“These Limiteds are rare; only 5,571 were built in 1958; if 10% (optimistic) survived, there would only be 56 remaining – nearly as rare as a Tucker.”

    I think the seller had better buy a calculator, or go back to remedial math class.

    Like 5
    • Dave

      10% would be 560, not 56.

      Like 9
      • Dick Johnson

        My head hurts. Pretty sure it’s five sumpin’. With 120000 pounds of thrust (inch or foot pounds?) On each piston, what is the BMEP at WOT? How much would the BMEP be with the JC Whitney water injector as advertised in Popular Science? Something you didn’t see on the Iowa Basic Skills test math section in the 50’s and 60’s.

        To see these cars gleaming on a showroom floor back then was magical. It really makes me want to go to the Buick dealer this morning to view the 2019 Buck Roundy-voo. NOT!!

        Like 2
  8. Miguel

    Here is what I don’t understand.

    We have seen time and time again these ads saying they just found this in a barn but they haven’t tried to start it.

    That would be the most exciting part for me if I found a car after sitting for so long.

    I would connect a fuel line to an outside gas can and try to start the engine.

    The anticipation would kill me.

    I guess you have to be a car person to understand that, which a lot of these flippers are not.

    Like 14
    • Dick Johnson

      Pre-oil first.

      Like 8
  9. Miguel

    “This vehicle is being sold without a title and with a bill-of-sale signed by the owner. This is acceptable in most states; check if you are unsure.”

    This is not true at all.

    Like 3
  10. Madmatt

    We had a customer in the early 1980’s,who had a
    white/blue 58 roadmaster hardtop.That car was
    even more of a tank than our 55 Fleetwood,that we had at the time.
    It had the most Chrome inside and out that I’ve ever seen in a
    factory vehicle,it was gorgeous,but “Oh So huge”took up most of 2
    work bays,and I didn’t like being under it,while it was on our
    old fashioned single post lift,but I was a teen,and I loved that car,
    death by crushing be damned…!…Lol………

    Like 3
  11. Daved

    Minnesota. I could smell the rust before I even saw the pics. Parts car :(

    Like 2
  12. Ed P

    This car is living proof that Harley Earl loved chrome!

    Like 1
  13. Guggie 13

    My first car in 1964 was a 58 Buick 2 door Limited Riviera 38k , red and white , with red leather seats. I purchased it for $ 500,00 from a used car dealer ,he did an oil filter change and put on four good tires , and I was all set to go ( mainly to the gas station) . This car was smooth as silk and powerful, had the Wonderbar radio . You could put 4 kids in the trunk for the drive in lol . Drove it for about 2 years and Uncle Sam called on me so I joined the US Coast Guard and the Buick was gone . that was a one year design and they are rare in any condition , no port holes on the fenders either ,I think Buick regetted that one , you could buy fake ones to put on from JCWhitney , I passed on that one .Gone but not forgotten I have a Sun Star 1/18 model of a 1958 Buick Limited Riviera on my desk that I got at an estate auction , as close as I will be to owing another 1958 Buick Limited Riviera besides its a lot cheaper on gas lol.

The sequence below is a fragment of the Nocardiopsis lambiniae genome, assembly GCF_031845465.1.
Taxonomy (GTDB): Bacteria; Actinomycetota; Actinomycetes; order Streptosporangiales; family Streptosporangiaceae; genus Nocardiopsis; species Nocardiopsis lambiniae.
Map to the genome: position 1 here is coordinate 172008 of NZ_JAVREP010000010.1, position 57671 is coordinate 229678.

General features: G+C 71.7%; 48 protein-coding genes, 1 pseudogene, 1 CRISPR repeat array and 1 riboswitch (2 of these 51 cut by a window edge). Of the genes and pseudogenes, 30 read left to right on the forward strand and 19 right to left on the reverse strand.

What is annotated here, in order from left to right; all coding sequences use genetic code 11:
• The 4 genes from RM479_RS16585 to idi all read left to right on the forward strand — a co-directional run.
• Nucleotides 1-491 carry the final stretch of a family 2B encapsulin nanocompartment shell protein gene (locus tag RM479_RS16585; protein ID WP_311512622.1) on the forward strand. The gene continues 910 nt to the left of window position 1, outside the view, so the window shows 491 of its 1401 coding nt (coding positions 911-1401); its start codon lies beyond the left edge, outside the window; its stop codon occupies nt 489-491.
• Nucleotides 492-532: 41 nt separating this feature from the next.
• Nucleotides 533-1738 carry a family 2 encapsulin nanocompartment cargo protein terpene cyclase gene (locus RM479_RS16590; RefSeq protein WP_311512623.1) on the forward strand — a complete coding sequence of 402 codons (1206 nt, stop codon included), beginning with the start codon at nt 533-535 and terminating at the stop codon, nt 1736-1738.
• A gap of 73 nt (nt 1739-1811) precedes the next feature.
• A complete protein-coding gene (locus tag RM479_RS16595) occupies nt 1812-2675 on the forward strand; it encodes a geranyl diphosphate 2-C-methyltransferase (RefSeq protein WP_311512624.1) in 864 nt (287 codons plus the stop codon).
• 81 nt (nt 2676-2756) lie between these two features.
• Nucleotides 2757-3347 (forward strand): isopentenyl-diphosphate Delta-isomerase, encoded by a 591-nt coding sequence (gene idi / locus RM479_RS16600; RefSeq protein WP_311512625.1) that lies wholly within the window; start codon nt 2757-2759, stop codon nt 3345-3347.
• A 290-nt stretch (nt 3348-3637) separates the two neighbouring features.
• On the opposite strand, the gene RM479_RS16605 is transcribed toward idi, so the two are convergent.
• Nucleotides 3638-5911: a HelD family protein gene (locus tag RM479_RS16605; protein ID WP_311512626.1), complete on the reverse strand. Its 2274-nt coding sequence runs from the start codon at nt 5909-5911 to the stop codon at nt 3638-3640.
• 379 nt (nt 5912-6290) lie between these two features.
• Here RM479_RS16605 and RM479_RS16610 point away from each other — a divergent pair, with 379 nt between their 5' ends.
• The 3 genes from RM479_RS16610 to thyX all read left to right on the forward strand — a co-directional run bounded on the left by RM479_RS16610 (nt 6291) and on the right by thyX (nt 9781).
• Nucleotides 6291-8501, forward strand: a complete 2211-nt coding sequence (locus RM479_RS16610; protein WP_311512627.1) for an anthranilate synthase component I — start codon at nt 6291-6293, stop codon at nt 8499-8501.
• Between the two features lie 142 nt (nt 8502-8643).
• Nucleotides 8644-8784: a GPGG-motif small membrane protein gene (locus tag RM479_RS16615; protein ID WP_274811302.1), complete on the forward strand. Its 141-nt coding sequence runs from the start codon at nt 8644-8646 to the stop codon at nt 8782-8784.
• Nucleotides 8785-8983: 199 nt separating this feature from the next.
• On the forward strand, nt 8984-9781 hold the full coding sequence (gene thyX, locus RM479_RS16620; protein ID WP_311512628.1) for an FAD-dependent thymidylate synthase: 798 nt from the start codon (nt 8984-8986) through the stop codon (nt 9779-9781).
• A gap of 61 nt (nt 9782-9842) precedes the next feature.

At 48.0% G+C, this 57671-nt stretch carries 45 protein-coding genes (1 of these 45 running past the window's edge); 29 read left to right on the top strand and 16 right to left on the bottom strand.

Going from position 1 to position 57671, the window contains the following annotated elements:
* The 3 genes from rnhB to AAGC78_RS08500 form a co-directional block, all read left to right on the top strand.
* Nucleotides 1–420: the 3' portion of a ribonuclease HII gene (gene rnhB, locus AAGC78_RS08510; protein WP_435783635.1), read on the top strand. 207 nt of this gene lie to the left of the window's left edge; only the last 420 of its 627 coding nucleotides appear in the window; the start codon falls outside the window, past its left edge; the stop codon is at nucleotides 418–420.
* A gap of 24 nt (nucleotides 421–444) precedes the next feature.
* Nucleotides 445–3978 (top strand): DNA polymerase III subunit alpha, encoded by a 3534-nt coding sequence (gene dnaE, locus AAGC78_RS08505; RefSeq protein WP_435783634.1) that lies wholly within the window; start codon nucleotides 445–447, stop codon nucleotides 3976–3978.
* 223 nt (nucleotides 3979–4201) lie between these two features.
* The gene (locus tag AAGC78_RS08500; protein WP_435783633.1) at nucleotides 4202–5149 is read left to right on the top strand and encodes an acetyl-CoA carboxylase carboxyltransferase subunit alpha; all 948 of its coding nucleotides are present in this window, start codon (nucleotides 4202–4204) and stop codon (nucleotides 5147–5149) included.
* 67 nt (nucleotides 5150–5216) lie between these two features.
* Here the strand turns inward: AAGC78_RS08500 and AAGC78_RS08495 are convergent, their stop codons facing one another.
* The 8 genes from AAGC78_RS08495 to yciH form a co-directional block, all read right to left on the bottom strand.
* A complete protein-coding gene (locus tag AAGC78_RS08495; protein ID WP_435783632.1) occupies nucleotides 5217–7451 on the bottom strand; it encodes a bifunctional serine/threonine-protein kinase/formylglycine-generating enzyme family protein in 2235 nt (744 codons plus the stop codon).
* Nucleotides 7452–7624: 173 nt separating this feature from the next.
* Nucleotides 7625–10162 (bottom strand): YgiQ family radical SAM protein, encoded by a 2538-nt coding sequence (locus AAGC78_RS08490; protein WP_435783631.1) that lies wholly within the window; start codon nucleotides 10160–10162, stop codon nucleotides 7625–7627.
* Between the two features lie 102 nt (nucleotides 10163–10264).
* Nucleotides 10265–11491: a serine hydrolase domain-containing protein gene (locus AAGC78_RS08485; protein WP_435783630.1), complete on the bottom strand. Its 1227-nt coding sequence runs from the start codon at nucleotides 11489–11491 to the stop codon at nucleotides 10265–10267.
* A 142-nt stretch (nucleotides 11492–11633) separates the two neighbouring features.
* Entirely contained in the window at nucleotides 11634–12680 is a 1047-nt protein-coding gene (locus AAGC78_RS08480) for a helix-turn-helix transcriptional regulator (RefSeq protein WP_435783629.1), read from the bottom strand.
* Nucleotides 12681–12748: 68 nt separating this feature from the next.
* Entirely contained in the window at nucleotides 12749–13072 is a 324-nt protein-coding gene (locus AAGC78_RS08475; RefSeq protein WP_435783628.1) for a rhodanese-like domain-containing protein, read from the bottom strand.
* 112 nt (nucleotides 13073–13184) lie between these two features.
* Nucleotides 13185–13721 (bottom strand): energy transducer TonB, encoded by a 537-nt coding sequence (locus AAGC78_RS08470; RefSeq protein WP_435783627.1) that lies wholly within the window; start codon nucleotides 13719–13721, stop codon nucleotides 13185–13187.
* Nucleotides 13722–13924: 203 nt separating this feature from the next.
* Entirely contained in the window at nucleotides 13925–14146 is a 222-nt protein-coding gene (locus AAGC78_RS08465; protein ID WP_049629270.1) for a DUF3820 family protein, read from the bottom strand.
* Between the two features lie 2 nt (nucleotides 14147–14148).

Like 2
  14. Joe

    There will come a time when the 1958 top of the line GM cars will be rare and highly sought after. I think they are unique and quite spectacular.

    Like 1
  15. ACZ

    One of my all time favorites. So over the top.

    Like 0
  16. Kevin

    This is my ’58 Super Riviera restoration project. I can say from experience that body parts and trim are extremely difficult to come by. Nobody makes aftermarket pieces for these old sleds. Also if you plan on replacing that engine you’ll likely have to replace everything from the engine back to the rear suspension. These cars have what’s called a “torque tube” drive shaft. It’s an enclosed driveline and is actually part of the rear suspension. I was lucky to find one with virtually no rust other than surface.

    Like 6
  17. David

    The car in the ad is a Limited, not a Roadmaster.

    Like 0
    • Miguel

      I have never heard of a model named Limited.

      Buick had three models.

      They were the Special, Super and the Roadmaster.

      The four port hole cars means it is a Roadmaster.

      Where did this Limited name come from?

      Like 0
    • Miguel

      I am sorry David, you are right.

      This is from the text from the brochure from 1958

      “So come make your acquaintance with five great new Buick Series – LIMITED, ROADMASTER 75, SUPER, CENTURY and SPECIAL. ”

      I have never head of it, but there it is. Also I forgot about the Century.

      Like 0
  18. David

    True. The name Limited was revived for 1958, having been used in the ’30’s and ’40’s for the top-of-the -line Buicks in those years. No portholes in ’58. However 4 portholes had also been employed on the Century in the ’50’s, as well as for the Roadmaster. The Limited for ’58 also carried a longer overall length than did the others.

    Like 0
  19. theGasHole

    The quickest way to spot the rare Limited as opposed to the “lesser” B-58’s (if there can be called such a thing), is the rear quarter panels of the Limited has three sets of 5 vertical bars.
    Ebay states the car sold for $5,000….not a bad deal if this is what you are looking for.

    Like 0
  20. Denis Flaherty

    The Limited was a top of the line version of the Roadmaster…longer, more trim…my dad was a Buick dealer…I remember an old gent who bought a Limited in an orchid color…beeeyoootiful car….rear quarters the length of a football field…if this was in a bit better shape I would buy for nostalgia but too many projects ahead of it

    Like 0